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Title:Influences on Parenting and Child Outcomes Among School -Age Children of Adolescent Mothers
Author(s):Warren, Henriette Buur
Doctoral Committee Chair(s):Sarah Mangelsdorf
Department / Program:Psychology
Degree Granting Institution:University of Illinois at Urbana-Champaign
Subject(s):Sociology, Individual and Family Studies
Abstract:Extensive research on adolescent parenthood has found both children and their teenage mothers to be at a disadvantage compared to their counterparts who have children in early adulthood rather than adolescence. However, few studies have identified processes by which adolescent mothers' parenting affects the functioning of their children. The current study seeks to broaden what is known about the link between adolescent parenting and child outcomes. Specifically, we examine how individual differences in parenting, as well as various influences on parenting, affect child outcomes among 6--8 year old children of mothers who were adolescents when they had their first child. Ninety-eight African-American, low-income mothers and their first-born children participated in this study. Subjects had been participating in a longitudinal study of adolescent parenting since they became pregnant with their first child. Mothers filled out a series of questionnaires assessing their parenting, their children's functioning, and a number of other factors including economic strain, life stress, social support, mental health, and perceptions of their family-of-origin. A subset of 45 mothers and their children were videotaped interacting in a series of structured activities, and both parenting and child behavior was subsequently coded. In addition, teachers were contacted for information on the children's functioning in school. Results indicate that adolescent mothers within this urban, low-income population who were more supportive and engaging with their children, had children who displayed fewer behavior problems both at home and at school. In addition, many of the factors found to influence parenting in middle-class samples (maternal characteristics, contextual factors, and child characteristics) likewise influence parenting in the current population, but unlike research findings based on middle-class samples, child characteristics (rather than maternal characteristics) were found to exert the greatest influence on the parenting of these young mothers. In addition, parenting was found to serve as a mediator between maternal characteristics and child functioning; for example, the association between maternal depression and child behavior problems disappeared when the association between maternal depression and parenting was taken into account. These results highlight the importance of considering individual differences in adolescent parenting in predicting child outcomes.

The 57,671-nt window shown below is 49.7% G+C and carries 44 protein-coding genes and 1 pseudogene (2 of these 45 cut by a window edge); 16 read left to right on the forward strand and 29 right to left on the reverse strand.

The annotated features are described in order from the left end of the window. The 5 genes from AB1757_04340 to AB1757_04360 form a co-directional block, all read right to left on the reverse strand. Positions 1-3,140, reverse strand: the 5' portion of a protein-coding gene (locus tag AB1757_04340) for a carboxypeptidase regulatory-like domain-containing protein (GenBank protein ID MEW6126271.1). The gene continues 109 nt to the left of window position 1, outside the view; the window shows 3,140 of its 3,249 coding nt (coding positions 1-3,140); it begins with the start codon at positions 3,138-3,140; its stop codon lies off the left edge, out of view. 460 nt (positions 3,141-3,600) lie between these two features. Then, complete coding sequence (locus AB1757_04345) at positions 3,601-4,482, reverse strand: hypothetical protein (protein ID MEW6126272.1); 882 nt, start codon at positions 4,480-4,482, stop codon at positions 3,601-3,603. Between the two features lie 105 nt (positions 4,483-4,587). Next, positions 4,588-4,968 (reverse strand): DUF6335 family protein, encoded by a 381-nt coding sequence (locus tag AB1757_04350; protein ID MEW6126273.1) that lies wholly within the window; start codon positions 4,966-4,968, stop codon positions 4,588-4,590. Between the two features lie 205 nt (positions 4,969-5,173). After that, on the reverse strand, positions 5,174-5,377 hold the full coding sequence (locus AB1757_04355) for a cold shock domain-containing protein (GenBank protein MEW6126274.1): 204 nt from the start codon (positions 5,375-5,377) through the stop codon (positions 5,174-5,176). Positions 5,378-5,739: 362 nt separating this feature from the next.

Issue Date:2002
Description:213 p.
Thesis (Ph.D.)--University of Illinois at Urbana-Champaign, 2002.
Other Identifier(s):(MiAaPQ)AAI3044254
Date Available in IDEALS:2015-09-25
Date Deposited:2002

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